Somehow it had been tacitly gotten across to me that we were indeed going to write this screenplay together. Larry hadn’t mentioned money again, but frankly I didn’t care. When you’ve written nonsense for nothing but your own idle amusement your whole life you get used to it. What else would I be doing with my time? Staring into space? Watching re-runs of M Squad and Johnny Staccato? Watching the hairs on my arm grow?
Daphne came into the kitchen.
“Oh my God,” she said. “I am so hungover.”
She sat at the table with us. Hungover or not she was stunningly beautiful. She wore a dress with little red and blue flowers all over it, on a white background. I think the flowers were zinnia.
“Have a beer,” said Larry.
“Oh, shut up,” she said. “I never want to drink again!”
“I told you not to try to keep up with Frank and those guys.”
“Never again! They’re not human! They never even went to bed. They just drove off this morning for Atlantic City, something about a dice game, and then they’re all performing at the 500 Club tonight. Do you want to go?”
“I don’t know,” said Larry. “It seems like a lot of work, driving all the way up to A.C. just to see those guys. I mean I heard them all sing all last night, and I didn’t even have to move.”
“You have a point. Do you think Tommy has any of that special iced tea he makes?”
“Yeah, I think he and Mrs. Biddle are having some now in the living room.”
“Oh, good, let me get a glass.”
She jumped up, got a glass out of a cupboard, put some ice in it from the freezer, and left the kitchen.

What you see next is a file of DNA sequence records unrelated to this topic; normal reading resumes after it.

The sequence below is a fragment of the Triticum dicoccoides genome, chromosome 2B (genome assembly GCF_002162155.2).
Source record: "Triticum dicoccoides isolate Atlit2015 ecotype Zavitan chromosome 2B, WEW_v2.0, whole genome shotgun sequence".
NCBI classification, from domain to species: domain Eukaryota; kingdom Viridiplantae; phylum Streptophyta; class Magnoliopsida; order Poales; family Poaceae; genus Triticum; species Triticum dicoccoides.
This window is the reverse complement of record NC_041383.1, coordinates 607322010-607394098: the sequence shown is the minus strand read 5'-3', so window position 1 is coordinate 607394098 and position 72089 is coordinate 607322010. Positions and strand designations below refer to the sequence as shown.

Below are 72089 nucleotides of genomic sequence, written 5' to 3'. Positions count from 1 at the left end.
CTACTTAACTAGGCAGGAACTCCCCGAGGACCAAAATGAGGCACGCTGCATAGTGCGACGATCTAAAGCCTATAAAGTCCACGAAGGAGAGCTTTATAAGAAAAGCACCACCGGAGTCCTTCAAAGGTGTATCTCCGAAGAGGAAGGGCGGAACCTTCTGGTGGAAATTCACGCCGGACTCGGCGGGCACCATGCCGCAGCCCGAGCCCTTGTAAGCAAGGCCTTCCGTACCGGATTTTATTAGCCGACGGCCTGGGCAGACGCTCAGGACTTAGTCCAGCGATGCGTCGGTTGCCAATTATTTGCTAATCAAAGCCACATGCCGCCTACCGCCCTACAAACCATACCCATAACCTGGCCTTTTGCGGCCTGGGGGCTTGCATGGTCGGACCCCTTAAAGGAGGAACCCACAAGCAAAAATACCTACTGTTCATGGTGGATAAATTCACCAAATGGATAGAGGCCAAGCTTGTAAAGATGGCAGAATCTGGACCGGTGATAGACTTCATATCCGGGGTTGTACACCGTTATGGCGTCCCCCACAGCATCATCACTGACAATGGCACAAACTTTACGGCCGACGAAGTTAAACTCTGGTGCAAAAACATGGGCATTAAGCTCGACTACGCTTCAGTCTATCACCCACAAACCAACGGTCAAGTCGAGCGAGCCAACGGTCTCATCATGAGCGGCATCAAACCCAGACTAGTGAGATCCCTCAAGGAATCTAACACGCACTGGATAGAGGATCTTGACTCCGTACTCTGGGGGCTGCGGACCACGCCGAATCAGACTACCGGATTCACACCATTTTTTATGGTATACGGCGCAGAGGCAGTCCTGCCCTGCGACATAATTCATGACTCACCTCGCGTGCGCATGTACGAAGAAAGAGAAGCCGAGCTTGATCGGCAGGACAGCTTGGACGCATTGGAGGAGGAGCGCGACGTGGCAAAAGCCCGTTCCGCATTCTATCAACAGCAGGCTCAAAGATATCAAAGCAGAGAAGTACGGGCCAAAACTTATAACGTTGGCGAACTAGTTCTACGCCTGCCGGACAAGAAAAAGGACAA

“Nice kid,” said Larry. “But don’t mess with her, Arnie. Dick Ridpath’s in love with her.”
“Oh, I wouldn’t --” I started.
“I saw the way she looked at you. It’s just if she gets you alone you might justifiably be tempted.”
“Larry, really --”
“Women dig madmen, Arnie. Don’t ask me why. But nobody gets more action than a maniac. Not even movie stars. Although it occurs to me that those two métiers are not mutually exclusive. But really, it would kill Dick if he found out. ‘Cause he really likes you, too.”
“You don’t have to worry, Larry.”
“Come to think of it though, it’s the same deal for women. It’s always the nutty dames that drive guys nuts. I know this has always been the case with me. Normal chicks, you know, nice everyday gals, I don’t know, they just leave me cold. I like them as human beings and all, don’t get me wrong, but I just don’t want to, um, you know -- hey, that girl of yours -- Clytemnestra?”
“Boy, that chick, Arnie, I’ll tell ya --”
“What chick?” said Daphne, coming back into the kitchen with her glass full of dark special iced tea now.
“You, baby,” said Larry.
(Click here for our next thrilling chapter. And please see the right hand of this page for an exhaustive listing of all possible episodes of Arnold Schnabel’s Johnson & Johnson Award-winning Railroad Train to Heaven™, a Four Artists Production.)